The Science of Accuracy vs. Precision

Some companies focus on either accuracy or precision, but not usually both. But what is the difference and why does it matter?

Well there are 4 stages here…

-       Neither Precise nor Accurate

-       Precise, but not Accurate

-       Accurate, but not Precise

-       Both Accurate and Precise


Neither Precise nor Accurate

In the beautiful image above, the paintbrushes are scattered randomly on the table rather than having been placed precisely and accurately placed into the glass of rinsing water patiently waiting on the table.

Essentially, any instance of random outcomes would be both, neither precise nor accurate. Depending on the objective of the operation, this is usually not good.


Precise, but not Accurate

In the image below, a consistent 19.5 is held, but the objective was to maintain a consistent 20.

In this event, there is a consistent and repeatable demonstration of precision. But because the result is off by .5, it cannot be considered accurate.


Accurate, but not Precise

While accuracy without precision does not always equate to a wrong answer, it can be seen still negatively impact results.

In the image above, the goal is for the blue line to maintain 20. The blue line is seen oscillating around 20. Overall, this will in fact, average to 20 but because the blue line is oscillating and never has actually maintained 20 it is not precise.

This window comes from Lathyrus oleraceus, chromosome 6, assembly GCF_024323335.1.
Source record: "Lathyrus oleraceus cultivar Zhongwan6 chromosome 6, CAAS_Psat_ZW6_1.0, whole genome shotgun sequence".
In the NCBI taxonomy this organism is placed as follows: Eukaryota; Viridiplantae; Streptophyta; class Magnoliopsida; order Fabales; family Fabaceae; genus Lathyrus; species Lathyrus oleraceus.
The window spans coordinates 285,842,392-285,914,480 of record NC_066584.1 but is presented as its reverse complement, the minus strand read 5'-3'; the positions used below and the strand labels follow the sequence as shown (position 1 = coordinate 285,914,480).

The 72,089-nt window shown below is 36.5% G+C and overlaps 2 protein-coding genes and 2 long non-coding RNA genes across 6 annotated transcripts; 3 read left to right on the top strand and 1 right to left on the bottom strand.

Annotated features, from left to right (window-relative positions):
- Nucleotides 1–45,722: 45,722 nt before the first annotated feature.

Both Accurate and Precise

Getting both accurate and precise results can be difficult. It takes knowledge and experience in a field to do it, but when it is done and demonstrated as repeatable, it leaves behind impressive results.

Accurate and precise can be compared to hitting the bulls eye in a game of darts over and over again without ever missing.

Every operation is different and has different needs to achieve their goals. At Praecis, we strive to give our customers the precision necessary for them to achieve their desired level of accuracy. It is our duty to make sure our customers have consistent, repeatable results, time and time again.

In the image above, the blue line (Critical Point Temperature) uses a precision scale on the right and the orange line (Room Temperature) uses a less precise scale on the left. The two lines are superimposed over each other for reference purposes.

The average maintained on the blue line is 20.000. In this 24-hour test, it can be seen that the fluctuations rarely exceeds ±0.007 (7 millidegrees).

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